I want to go back to the 40 game point for a second. In Smith’s 40th game, played a month after his 39th, the Leafs lost 5-2 to the Buffalo Sabres. You know, the game where Frederik Andersen got rocked in the head a few times and we all assumed that the season was over.
The Martin-Boyle-Smith line played about 10 minutes. They were a ~27% possession line on the night and a -1. If the Leafs don’t rally against Pittsburgh, we look a game that happened to be Smith’s game #40, in which his line was shelled (as they tend to be) as the game where it all falls off the rails.
I really don’t want to believe they played him so much this year because of this dumb draft. Let’s dive into the most likely of scenarios: they totally signed him because they don’t feel that they have two eligible exposures.
“But you just said Smith, Martin, and Fehr!” Exactly.
Don’t discount the thought that the Leafs signed Ben Smith so they could protect Matt Martin instead of Josh Leivo or Brendan Leipsic in the next couple of weeks. Those two aren’t 40/70 eligible, so they couldn’t be paired with Fehr. The only players that could be paired with Fehr in this scenario are Martin, Kadri, JVR, Bozak, Komarov, and Brown.
Unless they plan on trading one of Martin or Fehr in the immediate future, they’ve signed Smith to make it feasible to protect Martin; a move that borders on lunacy.
I’m very open to the idea of Matt Martin being a useful hockey player. I think he’s good at killing time, he’s strong on the forecheck, and he’s embraced the team dad role pretty well. But think from George McPhee’s point a few for a second; are you seriously about to draft this man?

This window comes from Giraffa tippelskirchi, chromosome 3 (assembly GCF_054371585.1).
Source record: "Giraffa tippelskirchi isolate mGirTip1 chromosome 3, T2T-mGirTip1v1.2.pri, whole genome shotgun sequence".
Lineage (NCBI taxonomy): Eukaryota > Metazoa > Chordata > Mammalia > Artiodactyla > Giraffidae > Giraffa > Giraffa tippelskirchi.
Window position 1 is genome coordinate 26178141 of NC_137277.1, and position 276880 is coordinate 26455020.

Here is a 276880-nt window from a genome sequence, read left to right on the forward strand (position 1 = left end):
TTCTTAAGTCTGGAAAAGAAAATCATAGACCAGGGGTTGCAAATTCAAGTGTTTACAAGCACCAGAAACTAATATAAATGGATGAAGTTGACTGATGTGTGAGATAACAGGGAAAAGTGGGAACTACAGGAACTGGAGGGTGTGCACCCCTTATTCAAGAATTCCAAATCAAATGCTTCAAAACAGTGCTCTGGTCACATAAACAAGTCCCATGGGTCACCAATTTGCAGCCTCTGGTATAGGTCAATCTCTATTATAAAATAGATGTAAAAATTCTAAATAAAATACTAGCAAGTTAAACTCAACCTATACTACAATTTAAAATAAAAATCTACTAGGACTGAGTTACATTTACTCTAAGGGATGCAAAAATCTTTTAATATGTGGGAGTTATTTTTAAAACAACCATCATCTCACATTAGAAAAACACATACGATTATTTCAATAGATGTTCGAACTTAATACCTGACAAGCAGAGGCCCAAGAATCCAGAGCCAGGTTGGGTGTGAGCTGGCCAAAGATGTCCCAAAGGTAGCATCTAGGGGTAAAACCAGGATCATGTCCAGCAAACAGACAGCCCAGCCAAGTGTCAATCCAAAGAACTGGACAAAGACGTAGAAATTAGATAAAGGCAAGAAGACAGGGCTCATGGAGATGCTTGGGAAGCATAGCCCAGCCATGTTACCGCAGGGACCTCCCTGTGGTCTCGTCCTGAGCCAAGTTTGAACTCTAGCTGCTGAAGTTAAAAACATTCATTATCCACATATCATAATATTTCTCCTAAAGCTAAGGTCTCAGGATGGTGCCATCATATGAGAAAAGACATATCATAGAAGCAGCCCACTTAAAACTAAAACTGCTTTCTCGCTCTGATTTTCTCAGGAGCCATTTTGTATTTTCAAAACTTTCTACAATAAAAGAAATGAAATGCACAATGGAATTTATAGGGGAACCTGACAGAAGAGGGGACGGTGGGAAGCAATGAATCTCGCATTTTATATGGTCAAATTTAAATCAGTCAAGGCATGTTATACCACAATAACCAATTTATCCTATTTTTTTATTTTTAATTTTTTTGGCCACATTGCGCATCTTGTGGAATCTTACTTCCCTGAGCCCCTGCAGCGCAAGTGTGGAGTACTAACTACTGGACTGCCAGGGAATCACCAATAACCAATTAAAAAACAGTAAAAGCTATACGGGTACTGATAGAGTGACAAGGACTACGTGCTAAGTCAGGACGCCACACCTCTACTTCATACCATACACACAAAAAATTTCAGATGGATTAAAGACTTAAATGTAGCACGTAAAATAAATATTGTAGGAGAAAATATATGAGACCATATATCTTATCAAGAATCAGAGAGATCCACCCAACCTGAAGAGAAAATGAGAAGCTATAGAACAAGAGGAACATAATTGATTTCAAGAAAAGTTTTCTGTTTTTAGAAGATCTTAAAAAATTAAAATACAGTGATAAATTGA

The Golden Knights are going to be filled with players that fit these exposure requirements; players who have experience and, like Martin, are already in their mid 20’s. They don’t need a dad. Might they need an enforcer? Sure, but you can get those for under a million bucks in July. Might they need some cap boosters? I think they can survive without taking on dead weight based on potentially available talent, but even if they can’t, that’s why you take a single year of weight, rather than going for players with term.
Matt Martin might be good in the Leafs’ locker room. That doesn’t mean that an outsider will see a 9-point enforcer with three years and $7,500,000 left to be paid as a must-get. The Golden Knights will undoubtedly be drafting for value and upside, and for teams where they can’t find an affordable fit, they’ll probably just grab the best AHL scorer they can find to make sure their affiliate isn’t a mess in Year 1.
Martin doesn’t need to be protected because his contract and his situation already protect him. There is no reason to believe that the Golden Knights will take him, and on the 0.1% chance that they do? Well, you’ve got the year of “Good Pro” tutorial out of him and can call Rychel up to keep throwing fists and hits while adding some goals at a third of the price.
There is, of course, the theory that they don’t want Martin to feel “unwanted” or “demoralized” by being publicly known as unprotected, but if that’s the case, your intangibles guy doesn’t have the right intangibles.
There are three potential situations here: The Leafs either think that they’ve got some big trades brewing and need warm bodies in case they don’t get any back, they want to bring their weakest link back to play hockey, or they’re using him as a safeguard to guard something that nobody reasonably wants to steal right now.
Is a one-year, buryable contract going to be the end of the world? No. But it sure as hell makes you wonder about the thought process in the war room.